Blast Course: "Conceptualizing the Pandemic: Emergency Humanities during COVID-19"

BLAST COURSES IN THE HUMANITIES (from AGHI on Hopkins@Home)

Course TitleConceptualizing the Pandemic: Emergency Humanities during COVID-19"

Dates: Mondays/Thursdays from July 13th through August 14th (5 weeks)

Class Type: 2 recorded videos per week (with one live group meeting TBD)

Course Description: The COVID-19 pandemic has generated intense debate, critique, and comment among scholars and public intellectuals to an extent not seen in many years in a public sphere typically fragmented by specialized interests. In February 2020, during the early weeks of the pandemic, philosopher Giorgio Agamben published his thoughts on the state of emergency declared in Italy, thenceforth inviting a series of commentaries and controversies. But Agamben’s comments were based on his body of philosophical work spanning decades, and many did not take note of his views in this larger context. Soon other philosophers, geographers, anthropologists, and authors joined in on the vociferous debate—a unique instance of major public intellectuals convening to discuss a singular world event.

This course examines how philosophers and other public intellectuals have conceptualized the COVID-19 pandemic. Areas covered in the selected readings include declarations of emergency by many world governments, the possibly exaggerated but not impossible threat of human extinction in the event of a pandemic in the anthropocene, economic consequences of the pandemic, and, finally, possibilities of alternate futures previously unimagined. These readings are paired with empirical research published in medical and public health journals.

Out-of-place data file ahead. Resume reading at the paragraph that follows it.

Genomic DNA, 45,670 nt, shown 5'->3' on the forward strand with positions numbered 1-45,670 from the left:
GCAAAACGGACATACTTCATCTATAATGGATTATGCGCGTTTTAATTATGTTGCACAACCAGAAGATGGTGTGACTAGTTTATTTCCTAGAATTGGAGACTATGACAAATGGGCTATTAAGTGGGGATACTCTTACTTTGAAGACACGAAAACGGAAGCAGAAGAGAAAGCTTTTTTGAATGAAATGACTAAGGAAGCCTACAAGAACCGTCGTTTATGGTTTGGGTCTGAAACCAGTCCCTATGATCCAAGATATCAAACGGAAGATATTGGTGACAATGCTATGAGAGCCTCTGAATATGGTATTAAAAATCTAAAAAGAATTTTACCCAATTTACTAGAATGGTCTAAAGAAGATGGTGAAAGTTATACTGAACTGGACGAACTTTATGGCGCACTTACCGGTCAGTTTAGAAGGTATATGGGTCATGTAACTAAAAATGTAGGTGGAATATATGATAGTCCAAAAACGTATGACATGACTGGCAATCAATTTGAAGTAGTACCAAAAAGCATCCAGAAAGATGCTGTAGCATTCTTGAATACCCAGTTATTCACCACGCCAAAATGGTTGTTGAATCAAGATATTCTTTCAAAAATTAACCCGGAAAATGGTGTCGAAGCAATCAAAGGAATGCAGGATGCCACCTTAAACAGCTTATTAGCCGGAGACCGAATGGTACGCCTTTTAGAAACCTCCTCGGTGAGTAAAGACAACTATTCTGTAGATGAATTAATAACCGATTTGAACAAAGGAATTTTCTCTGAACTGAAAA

Lectures will be based on carefully selected readings, most of which are available as online blog posts and articles (mostly very short), with a few selections from books for theoretical perspective. All readings are available online and/or will be emailed to students.

Instructor: Arpan Roy, Anthropology (he/him)

Open to the public

[image credit: A Sicilian fresco from 1445. In the previous century, the Black Death killed at least a third of Europe’s population.Credit...Werner Forman/Universal Images Group/Getty Images]

 Event Date
Starts:
Monday, July 13, 2020
12:00pm

Ends:
Friday, August 14, 2020

 Contact
Alexander Grass Humanities Institute
AGHI@jhu.edu

Status message

This class is now closed. Please email AGHI@jhu.edu with your name and the title of this class if you would like to be added to the waitlist.